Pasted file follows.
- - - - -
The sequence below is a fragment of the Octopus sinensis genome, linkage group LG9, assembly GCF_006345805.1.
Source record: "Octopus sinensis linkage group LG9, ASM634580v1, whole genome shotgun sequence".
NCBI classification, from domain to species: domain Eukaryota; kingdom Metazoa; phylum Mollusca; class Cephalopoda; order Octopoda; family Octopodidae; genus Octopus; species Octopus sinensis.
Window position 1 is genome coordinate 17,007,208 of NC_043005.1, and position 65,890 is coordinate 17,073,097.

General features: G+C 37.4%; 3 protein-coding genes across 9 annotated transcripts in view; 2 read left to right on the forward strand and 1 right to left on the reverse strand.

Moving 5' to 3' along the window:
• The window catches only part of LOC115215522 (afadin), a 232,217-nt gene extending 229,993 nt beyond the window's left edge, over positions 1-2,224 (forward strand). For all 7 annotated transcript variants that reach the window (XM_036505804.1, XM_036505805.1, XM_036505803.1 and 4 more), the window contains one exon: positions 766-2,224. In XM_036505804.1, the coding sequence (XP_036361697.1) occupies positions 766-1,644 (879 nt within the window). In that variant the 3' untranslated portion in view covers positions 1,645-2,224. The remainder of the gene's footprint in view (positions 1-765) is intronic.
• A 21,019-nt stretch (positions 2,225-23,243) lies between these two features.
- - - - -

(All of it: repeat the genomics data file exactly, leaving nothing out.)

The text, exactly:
The sequence below is a fragment of the Octopus sinensis genome, linkage group LG9, assembly GCF_006345805.1.
Source record: "Octopus sinensis linkage group LG9, ASM634580v1, whole genome shotgun sequence".
NCBI classification, from domain to species: domain Eukaryota; kingdom Metazoa; phylum Mollusca; class Cephalopoda; order Octopoda; family Octopodidae; genus Octopus; species Octopus sinensis.
Window position 1 is genome coordinate 17,007,208 of NC_043005.1, and position 65,890 is coordinate 17,073,097.

General features: G+C 37.4%; 3 protein-coding genes across 9 annotated transcripts in view; 2 read left to right on the forward strand and 1 right to left on the reverse strand.

Moving 5' to 3' along the window:
• The window catches only part of LOC115215522 (afadin), a 232,217-nt gene extending 229,993 nt beyond the window's left edge, over positions 1-2,224 (forward strand). For all 7 annotated transcript variants that reach the window (XM_036505804.1, XM_036505805.1, XM_036505803.1 and 4 more), the window contains one exon: positions 766-2,224. In XM_036505804.1, the coding sequence (XP_036361697.1) occupies positions 766-1,644 (879 nt within the window). In that variant the 3' untranslated portion in view covers positions 1,645-2,224. The remainder of the gene's footprint in view (positions 1-765) is intronic.
• A 21,019-nt stretch (positions 2,225-23,243) lies between these two features.